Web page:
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In This Episode:

  • When the weight of family circumstances hit… hard
  • How ‘Conversations with God’ started
  • Allowing himself to physically feel the emotions when writing
  • Letting go of the shame of what other people are going to think if you let someone read what you’ve written
  • The importance of having a safe person or the support of a community to share your scars with
  • Remembering to breathe and not miss the miracle of the moment right now
  • John’s ‘being seen’ moment that was tragic and profound
  • Being thankful for the lessons learned every day

Quotations From This Episode:

“I was drawing a bucket out of an empty well.” ~ John Roedel

“The first time I ever mentioned or thought about having depression, I typed it out in this conversation with God.” ~John Roedel

“God responded back to me in a very compassionate way.” ~John Roedel

“What I love about how I write is, I allow myself to feel it all over my body.” ~John Roedel

“Life is real. Life is messy. Life is complicated. People are messy. And people, we’re all people. Right?” ~JennyQ

“I don’t find myself to be that talented of a writer, I just find myself being able to connect with how I feel.” ~John Roedel

“I didn’t know I wasn’t well, because I wasn’t checking in with myself. I was just on cruise control.” ~John Roedel

“Through the process, there has to be a level of nonjudgement for yourself.” ~JennyQ

“You have to get over your own self-criticism and your own shame.” ~John Roedel

“When we breathe, that’s where hope is. That’s where peace is.” ~John Roedel

“We’re all connected to each other by emotion.” ~John Roedel

“I focus on my emotions before any other content, because it’s what separates us from anything else on this planet.” ~John Roedel

“See yourself in the moment and realize it’s all the miracle of life.” ~JennyQ

“I’m trying to look and be grateful for even the things in my life that have caused me to suffer.” ~John Roedel

“I can control myself and how I look at this experience of life. And I’m trying my best.” ~John Roedel

“I believe that lasting transformation starts with self.” ~JennyQ


John Roedel is a comic, husband and father of three boys based in Wyoming who began talking with “God” in 2015 on Facebook about his ongoing faith crisis. What began as a flippant way of making light of his doubts in the Divine turned into something he wasn’t at all prepared for: God wrote back. Since creating the popular “Hey God. Hey John.” blog on Facebook three years ago, John has tackled such topics as his journey to mental health wellness, his lack of faith, the joy and pain of raising a child with autism, and grief, all in the form of a simple conversation with God.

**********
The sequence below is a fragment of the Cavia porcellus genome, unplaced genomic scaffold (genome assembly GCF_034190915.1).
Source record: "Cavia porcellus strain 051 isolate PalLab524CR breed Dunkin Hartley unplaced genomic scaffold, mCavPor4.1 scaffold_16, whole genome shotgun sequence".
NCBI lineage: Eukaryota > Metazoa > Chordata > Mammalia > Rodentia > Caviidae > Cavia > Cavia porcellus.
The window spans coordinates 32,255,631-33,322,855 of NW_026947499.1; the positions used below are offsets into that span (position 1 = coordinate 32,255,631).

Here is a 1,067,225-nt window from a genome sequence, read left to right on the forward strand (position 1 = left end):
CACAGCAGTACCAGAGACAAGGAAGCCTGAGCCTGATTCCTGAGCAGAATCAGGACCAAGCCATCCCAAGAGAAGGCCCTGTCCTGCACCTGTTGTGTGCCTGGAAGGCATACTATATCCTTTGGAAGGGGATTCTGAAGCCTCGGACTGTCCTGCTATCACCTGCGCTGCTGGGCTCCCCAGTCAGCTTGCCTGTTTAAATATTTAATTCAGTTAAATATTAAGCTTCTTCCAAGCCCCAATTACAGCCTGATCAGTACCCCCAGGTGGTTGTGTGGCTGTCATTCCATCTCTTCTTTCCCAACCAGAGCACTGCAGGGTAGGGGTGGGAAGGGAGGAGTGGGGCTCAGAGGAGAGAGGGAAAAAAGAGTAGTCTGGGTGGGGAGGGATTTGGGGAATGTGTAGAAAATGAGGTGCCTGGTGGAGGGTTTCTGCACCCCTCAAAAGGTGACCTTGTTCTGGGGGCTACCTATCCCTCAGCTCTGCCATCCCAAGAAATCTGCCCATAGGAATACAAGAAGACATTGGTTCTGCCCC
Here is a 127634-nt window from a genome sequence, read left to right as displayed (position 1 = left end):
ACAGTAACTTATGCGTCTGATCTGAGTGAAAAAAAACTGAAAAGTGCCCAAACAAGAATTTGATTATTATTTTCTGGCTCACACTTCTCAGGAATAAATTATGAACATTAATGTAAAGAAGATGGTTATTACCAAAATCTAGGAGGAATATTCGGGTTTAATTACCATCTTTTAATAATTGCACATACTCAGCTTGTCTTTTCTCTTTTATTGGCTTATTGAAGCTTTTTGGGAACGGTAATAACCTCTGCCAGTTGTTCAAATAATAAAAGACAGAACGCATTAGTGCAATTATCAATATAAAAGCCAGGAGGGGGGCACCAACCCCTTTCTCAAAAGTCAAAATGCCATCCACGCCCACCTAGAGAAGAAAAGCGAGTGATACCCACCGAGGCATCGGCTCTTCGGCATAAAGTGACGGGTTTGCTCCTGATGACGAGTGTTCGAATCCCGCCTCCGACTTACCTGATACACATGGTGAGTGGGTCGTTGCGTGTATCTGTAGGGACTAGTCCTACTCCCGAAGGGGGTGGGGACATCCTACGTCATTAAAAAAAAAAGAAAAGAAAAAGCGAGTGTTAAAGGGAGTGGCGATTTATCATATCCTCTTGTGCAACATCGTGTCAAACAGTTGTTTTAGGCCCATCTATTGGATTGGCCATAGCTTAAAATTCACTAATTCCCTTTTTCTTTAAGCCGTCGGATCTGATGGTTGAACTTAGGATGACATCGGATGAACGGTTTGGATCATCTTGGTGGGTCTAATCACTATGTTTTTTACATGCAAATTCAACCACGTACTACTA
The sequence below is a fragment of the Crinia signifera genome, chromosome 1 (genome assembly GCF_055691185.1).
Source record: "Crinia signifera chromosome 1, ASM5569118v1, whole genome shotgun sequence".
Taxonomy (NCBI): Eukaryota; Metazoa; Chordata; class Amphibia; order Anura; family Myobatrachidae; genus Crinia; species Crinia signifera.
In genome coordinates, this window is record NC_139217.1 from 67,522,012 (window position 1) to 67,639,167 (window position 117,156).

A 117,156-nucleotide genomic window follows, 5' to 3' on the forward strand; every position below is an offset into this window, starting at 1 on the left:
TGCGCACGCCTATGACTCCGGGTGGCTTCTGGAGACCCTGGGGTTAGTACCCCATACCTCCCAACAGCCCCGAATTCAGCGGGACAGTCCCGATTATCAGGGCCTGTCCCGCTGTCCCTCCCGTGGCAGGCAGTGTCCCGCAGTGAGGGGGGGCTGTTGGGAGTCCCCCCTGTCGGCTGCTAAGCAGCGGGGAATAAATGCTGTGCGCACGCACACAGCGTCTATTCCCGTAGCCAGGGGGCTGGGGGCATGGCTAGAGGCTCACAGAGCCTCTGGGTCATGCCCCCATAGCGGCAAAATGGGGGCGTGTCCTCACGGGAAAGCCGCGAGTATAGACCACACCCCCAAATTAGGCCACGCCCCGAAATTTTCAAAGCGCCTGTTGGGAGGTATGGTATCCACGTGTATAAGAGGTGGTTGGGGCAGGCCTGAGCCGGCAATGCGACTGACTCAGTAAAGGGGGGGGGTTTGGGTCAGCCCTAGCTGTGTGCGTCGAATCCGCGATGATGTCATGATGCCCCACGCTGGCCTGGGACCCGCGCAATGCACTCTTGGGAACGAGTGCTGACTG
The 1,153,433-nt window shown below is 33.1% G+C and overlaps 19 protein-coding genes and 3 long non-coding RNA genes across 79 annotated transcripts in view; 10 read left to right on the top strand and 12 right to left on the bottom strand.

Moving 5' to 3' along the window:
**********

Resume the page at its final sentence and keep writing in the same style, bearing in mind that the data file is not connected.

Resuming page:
Twitter: .@JohnnyRoedel

Facebook: Godandjohn


my brain and
heart divorced
a decade ago

over who was
to blame about
how big of a mess
I have become

they couldn’t be
in the same room
with each other

now my head and heart
share custody of me

I stay with my brain
during the week

and my heart
gets me on weekends

they never speak to one another

– instead, they give me
the same note to pass
to each other every week

and their notes they
send to one another always
says the same thing:

“This is all your fault!”

on Sundays
my heart complains
about how my
head has let me down
in the past

and on Wednesday
my head lists all
of the times my
heart has screwed
things up for me
in the future

they blame each
other for the
state of my life

there’s been a lot
of yelling – and crying

lately, I’ve been
spending a lot of
time with my gut
who serves as my
unofficial therapist
most nights, I sneak out of the
window in my ribcage
and slide down my spine
and collapse on my
gut’s plush leather chair
that’s always open for me

~ and I just sit sit sit sit
until the sun comes up

last evening,
my gut asked me
if I was having a hard
time being caught
between my heart
and my head

I nodded

I said I didn’t know
if I could live with
either of them anymore

“my heart is always sad about
something that happened yesterday
while my head is always worried
about something that may happen tomorrow,”
I lamented

my gut squeezed my hand
“I just can’t live with
my mistakes of the past
or my anxiety about the future,”
I sighed

my gut smiled and said:
“in that case,
you should
go stay with your
lungs for a while,”

I was confused
– the look on my face gave it away

“if you are exhausted about
your heart’s obsession with
the fixed past and your mind’s focus
on the uncertain future
your lungs are the perfect place for you

there is no yesterday in your lungs

there is no tomorrow there either

there is only now

there is only inhale

there is only exhale

there is only this moment

there is only breath

and in that breath
you can rest while your
heart and head work
their relationship out.”

this morning,
while my brain
was busy reading
tea leaves

and while my
heart was staring
at old photographs
I packed a little
bag and walked
to the door of
my lungs

before I could even knock
she opened the door
with a smile and as
a gust of air embraced me
she said

“what took you so long?”

~ john roedel